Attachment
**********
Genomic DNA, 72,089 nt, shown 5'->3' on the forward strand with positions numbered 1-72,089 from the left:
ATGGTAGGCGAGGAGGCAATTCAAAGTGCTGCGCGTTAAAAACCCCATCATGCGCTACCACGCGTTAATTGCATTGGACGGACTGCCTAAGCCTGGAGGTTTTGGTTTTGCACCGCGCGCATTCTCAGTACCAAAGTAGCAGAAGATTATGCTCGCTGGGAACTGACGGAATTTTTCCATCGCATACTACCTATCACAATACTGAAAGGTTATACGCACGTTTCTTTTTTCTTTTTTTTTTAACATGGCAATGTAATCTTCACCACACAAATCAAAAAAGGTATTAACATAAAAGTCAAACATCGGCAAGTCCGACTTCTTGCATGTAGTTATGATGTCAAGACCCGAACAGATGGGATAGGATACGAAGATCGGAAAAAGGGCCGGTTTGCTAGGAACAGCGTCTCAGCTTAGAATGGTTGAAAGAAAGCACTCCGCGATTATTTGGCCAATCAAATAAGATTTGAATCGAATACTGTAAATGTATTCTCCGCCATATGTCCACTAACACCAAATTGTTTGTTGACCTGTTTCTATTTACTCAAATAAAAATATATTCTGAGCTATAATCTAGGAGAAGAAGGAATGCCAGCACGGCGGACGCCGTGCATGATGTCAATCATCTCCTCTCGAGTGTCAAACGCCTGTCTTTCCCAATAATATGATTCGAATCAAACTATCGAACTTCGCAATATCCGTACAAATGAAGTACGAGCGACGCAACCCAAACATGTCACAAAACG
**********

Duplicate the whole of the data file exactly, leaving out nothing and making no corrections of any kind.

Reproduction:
Genomic DNA, 72,089 nt, shown 5'->3' on the forward strand with positions numbered 1-72,089 from the left:
ATGGTAGGCGAGGAGGCAATTCAAAGTGCTGCGCGTTAAAAACCCCATCATGCGCTACCACGCGTTAATTGCATTGGACGGACTGCCTAAGCCTGGAGGTTTTGGTTTTGCACCGCGCGCATTCTCAGTACCAAAGTAGCAGAAGATTATGCTCGCTGGGAACTGACGGAATTTTTCCATCGCATACTACCTATCACAATACTGAAAGGTTATACGCACGTTTCTTTTTTCTTTTTTTTTTAACATGGCAATGTAATCTTCACCACACAAATCAAAAAAGGTATTAACATAAAAGTCAAACATCGGCAAGTCCGACTTCTTGCATGTAGTTATGATGTCAAGACCCGAACAGATGGGATAGGATACGAAGATCGGAAAAAGGGCCGGTTTGCTAGGAACAGCGTCTCAGCTTAGAATGGTTGAAAGAAAGCACTCCGCGATTATTTGGCCAATCAAATAAGATTTGAATCGAATACTGTAAATGTATTCTCCGCCATATGTCCACTAACACCAAATTGTTTGTTGACCTGTTTCTATTTACTCAAATAAAAATATATTCTGAGCTATAATCTAGGAGAAGAAGGAATGCCAGCACGGCGGACGCCGTGCATGATGTCAATCATCTCCTCTCGAGTGTCAAACGCCTGTCTTTCCCAATAATATGATTCGAATCAAACTATCGAACTTCGCAATATCCGTACAAATGAAGTACGAGCGACGCAACCCAAACATGTCACAAAACG